tv CNN Tonight With Don Lemon CNN June 16, 2016 8:00pm-9:01pm PDT
this is cnn breaking news. >> it is the top of the hour, and breaking news as he has been forced to do so, so many times, president barack obama comforting the families after a deadly mass shooting. this is cnn tonight, and i'm don lemon live from orlando. with each passing day, we are learning more about the nightclub killer, omar mateen and his wife exchanging text messages, and also, elementary school records show that he was disciplined several times for aggressive and violent behavior. i want to begin with brian todd. brian, you have been digging on the omar mateen's troubled history, and what have you learned? >> well, don, tonight, we have
new accounts from the former classmates and the documents from the st. lucie county school system showing a lifetime of red flags for omar mateen, but along the way, nobody from the school system that he came up through to the fbi was able to put the mosaic together and stop his dangerous progression tonight at the nightclub. >> reporter: this pattern of behavior extended back to the childhood, and even as a boy, omar mateen was troubled and disrupti disruptive. a classmate in port st. lucie school said that he once threatened to bring a gun to school and kill everyone, in fourth or fifth grade, and he was 9 or 10 years old, and the classmate could not say what punishment he received, but it was quote, a big dealt the time. and the documents obtained from the st. lucie schools show that he was disciplined 311 times between 1992 and 1999 and the school records say he was rude
and aggressive and talked about v violence and sex many times. >> he was out there, and didn't have many friends. >> and robert rode the same bus route, and he and others tell cnn in the days following 9/11 he claimed that osama bin laden was his uncle. and >> he was like had a plane noise and made a boom sound, and fell in the seat, and he was like laughing and it like it was a joke or something, and my friends and i were like, hey, if you don't stop, man, it is going to be a problem. >> reporter: as a teenaged employee at gold's gym, he was to be avoided. >> he had the kind of the aura that nobody really wanted to engage him, because they didn't know where he would go. >> reporter: and stephan held personal training sessions at gold's gym. >> one of my clients was completing her set on the squat rack, and she was in full stride all of the way down, and he made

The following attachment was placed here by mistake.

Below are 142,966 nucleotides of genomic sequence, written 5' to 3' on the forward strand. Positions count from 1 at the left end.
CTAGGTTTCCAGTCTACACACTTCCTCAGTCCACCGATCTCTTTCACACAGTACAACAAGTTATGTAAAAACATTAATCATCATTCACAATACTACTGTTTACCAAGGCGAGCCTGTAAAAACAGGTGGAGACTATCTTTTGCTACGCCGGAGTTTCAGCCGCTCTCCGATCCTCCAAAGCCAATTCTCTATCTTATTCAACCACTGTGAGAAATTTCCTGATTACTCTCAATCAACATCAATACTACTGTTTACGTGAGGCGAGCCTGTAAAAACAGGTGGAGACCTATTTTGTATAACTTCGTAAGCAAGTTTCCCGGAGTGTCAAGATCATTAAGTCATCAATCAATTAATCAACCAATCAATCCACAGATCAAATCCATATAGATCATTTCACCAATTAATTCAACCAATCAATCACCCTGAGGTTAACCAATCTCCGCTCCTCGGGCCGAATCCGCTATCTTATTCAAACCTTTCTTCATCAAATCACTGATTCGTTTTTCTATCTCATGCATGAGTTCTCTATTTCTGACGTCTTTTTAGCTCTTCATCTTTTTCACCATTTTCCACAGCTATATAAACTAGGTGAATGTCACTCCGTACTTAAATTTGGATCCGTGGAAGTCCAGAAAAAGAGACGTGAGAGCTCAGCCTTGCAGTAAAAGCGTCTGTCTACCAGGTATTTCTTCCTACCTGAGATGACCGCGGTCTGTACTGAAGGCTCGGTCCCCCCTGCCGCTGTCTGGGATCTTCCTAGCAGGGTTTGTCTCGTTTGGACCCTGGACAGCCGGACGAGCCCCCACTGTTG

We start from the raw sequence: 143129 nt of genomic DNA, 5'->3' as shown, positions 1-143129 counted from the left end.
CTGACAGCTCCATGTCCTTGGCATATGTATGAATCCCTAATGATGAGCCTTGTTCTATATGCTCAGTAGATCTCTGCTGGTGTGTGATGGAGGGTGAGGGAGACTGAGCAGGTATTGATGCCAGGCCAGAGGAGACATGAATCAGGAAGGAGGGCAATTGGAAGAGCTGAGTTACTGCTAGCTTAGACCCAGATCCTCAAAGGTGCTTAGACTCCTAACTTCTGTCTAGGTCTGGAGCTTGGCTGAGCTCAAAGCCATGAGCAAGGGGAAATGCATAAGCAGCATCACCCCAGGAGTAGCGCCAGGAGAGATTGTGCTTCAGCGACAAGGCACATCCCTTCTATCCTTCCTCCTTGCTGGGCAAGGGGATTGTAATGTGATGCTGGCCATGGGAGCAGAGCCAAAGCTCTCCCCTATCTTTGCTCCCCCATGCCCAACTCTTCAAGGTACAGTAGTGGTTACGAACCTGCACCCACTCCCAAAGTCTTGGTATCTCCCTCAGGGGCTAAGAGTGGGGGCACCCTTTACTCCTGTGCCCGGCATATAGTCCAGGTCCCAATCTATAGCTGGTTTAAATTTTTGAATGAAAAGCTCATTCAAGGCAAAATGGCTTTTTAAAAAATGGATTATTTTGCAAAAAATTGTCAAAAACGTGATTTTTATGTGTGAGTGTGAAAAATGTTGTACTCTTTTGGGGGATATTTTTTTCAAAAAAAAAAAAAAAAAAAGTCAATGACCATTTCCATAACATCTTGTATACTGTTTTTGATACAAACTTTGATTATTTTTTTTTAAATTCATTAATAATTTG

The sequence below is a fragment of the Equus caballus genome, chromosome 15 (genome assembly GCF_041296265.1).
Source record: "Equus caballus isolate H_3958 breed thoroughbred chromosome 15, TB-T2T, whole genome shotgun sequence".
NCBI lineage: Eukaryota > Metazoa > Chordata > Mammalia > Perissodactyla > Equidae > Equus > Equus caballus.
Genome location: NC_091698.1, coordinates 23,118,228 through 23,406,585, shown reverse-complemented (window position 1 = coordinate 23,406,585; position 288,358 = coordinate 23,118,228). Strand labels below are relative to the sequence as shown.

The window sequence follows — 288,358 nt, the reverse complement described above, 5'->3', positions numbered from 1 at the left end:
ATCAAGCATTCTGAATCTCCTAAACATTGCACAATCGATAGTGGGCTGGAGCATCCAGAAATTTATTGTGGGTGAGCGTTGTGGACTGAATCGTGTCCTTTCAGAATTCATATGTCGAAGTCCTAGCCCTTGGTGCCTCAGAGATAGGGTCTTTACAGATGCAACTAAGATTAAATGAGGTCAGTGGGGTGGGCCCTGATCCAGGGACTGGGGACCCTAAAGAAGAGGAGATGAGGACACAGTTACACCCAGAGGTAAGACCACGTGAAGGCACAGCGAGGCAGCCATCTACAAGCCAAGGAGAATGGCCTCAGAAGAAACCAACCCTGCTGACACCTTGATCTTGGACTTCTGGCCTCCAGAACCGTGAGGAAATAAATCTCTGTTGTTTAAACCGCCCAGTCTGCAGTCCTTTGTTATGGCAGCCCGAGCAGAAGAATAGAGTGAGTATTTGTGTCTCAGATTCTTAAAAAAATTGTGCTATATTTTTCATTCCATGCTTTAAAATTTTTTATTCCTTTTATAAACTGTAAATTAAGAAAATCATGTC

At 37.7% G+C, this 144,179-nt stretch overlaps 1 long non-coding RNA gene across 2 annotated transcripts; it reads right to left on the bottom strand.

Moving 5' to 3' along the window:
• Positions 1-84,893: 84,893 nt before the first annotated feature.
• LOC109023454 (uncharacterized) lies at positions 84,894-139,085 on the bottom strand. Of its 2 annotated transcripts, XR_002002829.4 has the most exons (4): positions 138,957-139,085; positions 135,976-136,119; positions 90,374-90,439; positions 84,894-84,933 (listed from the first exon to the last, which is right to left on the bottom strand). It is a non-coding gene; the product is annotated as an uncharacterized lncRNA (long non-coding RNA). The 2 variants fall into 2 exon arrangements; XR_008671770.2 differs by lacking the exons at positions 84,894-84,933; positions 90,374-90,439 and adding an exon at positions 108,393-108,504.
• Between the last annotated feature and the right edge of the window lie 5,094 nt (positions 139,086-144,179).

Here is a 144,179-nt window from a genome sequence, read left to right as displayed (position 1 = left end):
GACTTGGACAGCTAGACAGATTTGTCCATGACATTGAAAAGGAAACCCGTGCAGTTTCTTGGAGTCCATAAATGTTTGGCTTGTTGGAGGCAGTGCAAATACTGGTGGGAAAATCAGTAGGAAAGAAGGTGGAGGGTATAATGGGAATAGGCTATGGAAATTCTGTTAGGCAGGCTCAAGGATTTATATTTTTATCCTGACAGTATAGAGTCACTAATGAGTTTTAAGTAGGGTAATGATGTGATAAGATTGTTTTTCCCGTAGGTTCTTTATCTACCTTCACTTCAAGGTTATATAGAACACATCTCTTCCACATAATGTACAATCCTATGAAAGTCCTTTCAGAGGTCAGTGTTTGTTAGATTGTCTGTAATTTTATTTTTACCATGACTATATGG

a derogatory statement about her anatomy which i mean it was completely unacceptable, and loud at that. like he wanted her to hear it. >> reporter: and the staff member members of gold's gym could not recall any disciplinary issues with mateen. a few years later, he was transferred as a job as a security guard after making inflammatory remarks about terrorism, and this is when the fbi started to investigate him. >> he said that he hoped that law enforcement would raid his apartment so they could assault his wife and martyr him. >> the family said that she had to be rescued out of the family. >> he was mentally unstable and mentally ill is the only explanation ki give and obviously disturbed. >> reporter: these school documents show that omar mateen had repeated intervisions with the counselors and others, but
since the shootings, mateen's father has repeatedly said that he always thought that his son was normal. don. >> brian, there seem to be so many red flags in the guy's background and the fbi had him on a watch list at one poin. and were they aware of the history all of the way back to the elementary school, the fbi? >> very likely not, don, because you can't be put on the watch list when you are in grade school and if you are a u.s. citizen, and when you are a child, they don't really do that from what we know, but we also know that, he didn't come to the attention of the fbi until 2013, and at that point from then, they interviewed him twice in 2013 and 2014. >> thank you, brian todd. i want to bring in cnn national security analyst ju yel ki --